Sales outside the U.S. of approximately $165 million declined 23% operationally. The estimated market share in the quarter of 27% was down two points on a sequential basis and down three points from the second quarter of 2008. Increased competition has impacted the share outside the U.S.

Cypher estimated worldwide share for the second quarter was 22%, down one point sequentially and down 11 points from the second quarter of 2008. Bio-sense Webster, our electro-physiology business, achieved 11% operational growth in the quarter due to the strong performance of both specialty diagnostic and therapeutic catheters.

The neuro-vascular business previously reported in our Cordis franchise, and the [Cognan] business that is part of our Depuy franchise, had been combined to form a global neuro-science business that is now reported in the Depuy franchise. A schedule of 2008 results by quarter reflecting this structure is available on our website and the 2009 comparisons reflect the new reporting in both periods.

Our Depuy franchise had operational growth of 6% when compared to the same period in 2008, with the U.S. growing 5.5% and the business outside the U.S. growing by 6.5% operationally. Pressure on pricing has increased as a result of the economic trends; however, positive mix has mitigated much of the impact.

Hip growth on a worldwide basis was approximately 5% operational, with the U.S. growth at approximately 6% and the growth outside the U.S. at 3% on an operational basis.

On an operational basis, worldwide knee growth was approximately 4%, with the U.S. up 5% and outside the U.S. up 2%.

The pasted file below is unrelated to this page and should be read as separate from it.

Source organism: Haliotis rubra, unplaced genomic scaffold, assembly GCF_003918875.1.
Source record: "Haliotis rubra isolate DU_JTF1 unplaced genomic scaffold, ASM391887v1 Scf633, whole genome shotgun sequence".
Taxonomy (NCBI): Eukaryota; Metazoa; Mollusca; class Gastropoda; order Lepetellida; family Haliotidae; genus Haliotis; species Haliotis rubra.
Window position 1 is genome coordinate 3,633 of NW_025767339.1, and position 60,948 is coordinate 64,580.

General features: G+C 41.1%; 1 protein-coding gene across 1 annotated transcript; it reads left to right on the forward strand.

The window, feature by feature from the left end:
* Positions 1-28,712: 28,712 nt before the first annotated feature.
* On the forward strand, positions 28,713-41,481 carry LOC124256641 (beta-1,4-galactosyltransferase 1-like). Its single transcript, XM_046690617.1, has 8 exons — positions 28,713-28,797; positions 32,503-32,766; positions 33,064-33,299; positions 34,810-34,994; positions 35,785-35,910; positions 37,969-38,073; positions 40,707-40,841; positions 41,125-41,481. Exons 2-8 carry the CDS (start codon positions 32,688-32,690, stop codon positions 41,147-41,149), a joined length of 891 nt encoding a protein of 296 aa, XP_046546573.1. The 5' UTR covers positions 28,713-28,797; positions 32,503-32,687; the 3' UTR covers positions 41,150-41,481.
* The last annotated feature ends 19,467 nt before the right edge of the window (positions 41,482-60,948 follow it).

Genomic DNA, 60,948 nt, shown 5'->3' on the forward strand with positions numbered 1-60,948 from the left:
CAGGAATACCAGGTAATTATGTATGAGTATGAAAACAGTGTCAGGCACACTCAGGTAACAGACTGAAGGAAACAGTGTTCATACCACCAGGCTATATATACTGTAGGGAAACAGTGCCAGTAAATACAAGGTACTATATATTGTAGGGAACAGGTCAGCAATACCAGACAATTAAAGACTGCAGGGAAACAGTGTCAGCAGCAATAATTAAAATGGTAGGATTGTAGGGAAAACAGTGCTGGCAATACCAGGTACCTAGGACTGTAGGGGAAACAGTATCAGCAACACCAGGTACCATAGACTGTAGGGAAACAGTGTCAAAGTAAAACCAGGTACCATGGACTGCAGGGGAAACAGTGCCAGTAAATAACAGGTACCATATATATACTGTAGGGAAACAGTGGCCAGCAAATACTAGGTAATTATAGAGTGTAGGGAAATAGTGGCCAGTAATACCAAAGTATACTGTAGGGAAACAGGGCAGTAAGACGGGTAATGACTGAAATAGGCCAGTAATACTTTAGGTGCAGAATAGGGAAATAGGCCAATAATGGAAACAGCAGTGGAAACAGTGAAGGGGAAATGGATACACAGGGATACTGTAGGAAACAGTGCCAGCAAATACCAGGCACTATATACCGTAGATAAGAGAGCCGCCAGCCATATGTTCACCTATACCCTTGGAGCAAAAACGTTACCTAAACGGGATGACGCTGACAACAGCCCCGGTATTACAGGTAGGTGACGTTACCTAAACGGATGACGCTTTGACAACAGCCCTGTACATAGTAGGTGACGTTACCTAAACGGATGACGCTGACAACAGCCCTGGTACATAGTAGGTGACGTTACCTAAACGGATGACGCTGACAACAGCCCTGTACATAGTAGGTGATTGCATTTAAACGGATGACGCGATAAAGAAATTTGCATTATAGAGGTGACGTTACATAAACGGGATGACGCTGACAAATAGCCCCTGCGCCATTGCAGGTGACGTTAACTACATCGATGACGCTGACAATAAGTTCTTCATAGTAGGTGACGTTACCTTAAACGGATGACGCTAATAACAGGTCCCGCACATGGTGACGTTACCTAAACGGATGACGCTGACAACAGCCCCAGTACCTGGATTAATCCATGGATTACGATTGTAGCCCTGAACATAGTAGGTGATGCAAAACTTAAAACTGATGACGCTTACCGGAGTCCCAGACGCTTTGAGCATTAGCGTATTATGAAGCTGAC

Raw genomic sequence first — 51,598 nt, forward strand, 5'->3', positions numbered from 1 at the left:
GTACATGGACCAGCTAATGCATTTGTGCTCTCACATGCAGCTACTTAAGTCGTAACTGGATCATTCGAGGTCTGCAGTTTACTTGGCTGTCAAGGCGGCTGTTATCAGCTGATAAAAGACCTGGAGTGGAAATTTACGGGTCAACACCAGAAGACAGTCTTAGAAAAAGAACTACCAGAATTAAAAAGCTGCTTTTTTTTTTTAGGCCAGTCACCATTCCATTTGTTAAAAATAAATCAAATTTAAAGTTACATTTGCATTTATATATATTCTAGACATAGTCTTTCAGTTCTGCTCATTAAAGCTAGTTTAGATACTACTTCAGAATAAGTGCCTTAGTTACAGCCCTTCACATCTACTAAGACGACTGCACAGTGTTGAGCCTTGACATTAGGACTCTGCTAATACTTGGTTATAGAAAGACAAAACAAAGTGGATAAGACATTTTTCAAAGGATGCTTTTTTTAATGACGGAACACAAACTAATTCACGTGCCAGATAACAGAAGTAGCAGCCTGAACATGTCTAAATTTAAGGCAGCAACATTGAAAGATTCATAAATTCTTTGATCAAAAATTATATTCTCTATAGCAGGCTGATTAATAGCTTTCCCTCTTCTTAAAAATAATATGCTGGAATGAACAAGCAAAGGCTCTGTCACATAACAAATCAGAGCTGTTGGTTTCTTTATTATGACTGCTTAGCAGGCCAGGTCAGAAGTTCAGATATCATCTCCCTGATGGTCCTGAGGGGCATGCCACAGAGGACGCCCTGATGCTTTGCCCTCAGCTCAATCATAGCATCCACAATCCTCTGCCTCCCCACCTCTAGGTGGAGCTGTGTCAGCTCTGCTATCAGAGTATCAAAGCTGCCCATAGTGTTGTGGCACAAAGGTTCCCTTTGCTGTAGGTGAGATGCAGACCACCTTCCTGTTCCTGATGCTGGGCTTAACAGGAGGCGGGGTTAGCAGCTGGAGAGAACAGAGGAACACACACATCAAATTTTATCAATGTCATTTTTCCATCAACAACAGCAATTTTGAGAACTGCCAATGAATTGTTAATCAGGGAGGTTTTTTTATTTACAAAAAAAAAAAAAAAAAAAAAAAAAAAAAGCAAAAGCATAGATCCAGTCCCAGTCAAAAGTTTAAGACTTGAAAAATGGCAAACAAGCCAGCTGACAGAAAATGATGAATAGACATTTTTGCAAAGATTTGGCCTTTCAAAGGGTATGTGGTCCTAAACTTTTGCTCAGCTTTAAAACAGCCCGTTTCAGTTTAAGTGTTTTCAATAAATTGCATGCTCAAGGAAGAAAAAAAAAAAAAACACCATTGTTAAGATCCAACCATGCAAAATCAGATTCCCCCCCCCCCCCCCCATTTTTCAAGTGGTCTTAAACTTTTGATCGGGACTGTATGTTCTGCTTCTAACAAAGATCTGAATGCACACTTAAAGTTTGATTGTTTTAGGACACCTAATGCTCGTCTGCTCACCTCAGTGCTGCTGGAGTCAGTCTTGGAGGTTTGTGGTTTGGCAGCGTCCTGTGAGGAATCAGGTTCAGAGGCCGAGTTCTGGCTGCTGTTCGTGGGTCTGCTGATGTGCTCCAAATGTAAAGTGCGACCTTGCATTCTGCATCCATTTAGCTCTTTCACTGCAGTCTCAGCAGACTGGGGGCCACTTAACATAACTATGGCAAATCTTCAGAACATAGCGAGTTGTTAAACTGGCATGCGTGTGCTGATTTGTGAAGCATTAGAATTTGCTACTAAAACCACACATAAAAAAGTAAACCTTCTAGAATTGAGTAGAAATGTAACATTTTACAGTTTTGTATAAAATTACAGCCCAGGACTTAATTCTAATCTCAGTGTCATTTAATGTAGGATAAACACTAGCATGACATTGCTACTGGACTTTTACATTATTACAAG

Spine achieved strong operational growth of approximately 11% due to the successful launch of a number of products. Similar results were achieved both in the U.S. and outside the U.S.

Mitek, our sports medicine business, grew approximately 10% operationally with the U.S. growth at 11% and growth outside the U.S. at 9%.

The diabetes franchise was down 3.7% operationally in the second quarter of 2009, with the U.S. business down 9.5%. While the market in terms of volume stabilized in the second quarter, pressure on pricing continues. Outside the U.S., sales increased 2.2% operationally.

Animas, our insulin pump business, grew nearly 30% on an operational basis due to new product launches and continued development of the international market.

Ethicon worldwide sales grew operationally by 9.7% with the U.S. up 20.9% and sales outside the U.S. up 3.2% operationally. The acquisitions of Mentor and [Almrichs] partially offset by the divestiture of the professional wound care business, added approximately 5.5 points to the worldwide operational growth.

Sales in the U.S. for our newly acquired aesthetics products for Mentor were in line with 2008.

On a worldwide basis, double-digit growth was achieved in bio-surgical, meshes, and women’s health.

Ethicon endo-surgery achieved operational growth of 6.3% in the second quarter of 2009, with the U.S. sales growing 1% and sales outside the U.S. growing on an operational basis by 10.7%.

Harmonic technology business achieved strong double-digit operational growth due to the global success of recently launched products and the underlying strength of this platform. Additionally in the U.S., strong growth for the realized gastric band and the newly acquired [N-Seal] products contributed to the results. This was partially offset by lower sales in the U.S. for advanced sterilization products, or ASP, which had been impacted by tighter capital budgets in the hospitals.

Outside the U.S., in addition to the harmonic technology mentioned earlier, strong contributors to growth were endoscopy products and ASP products.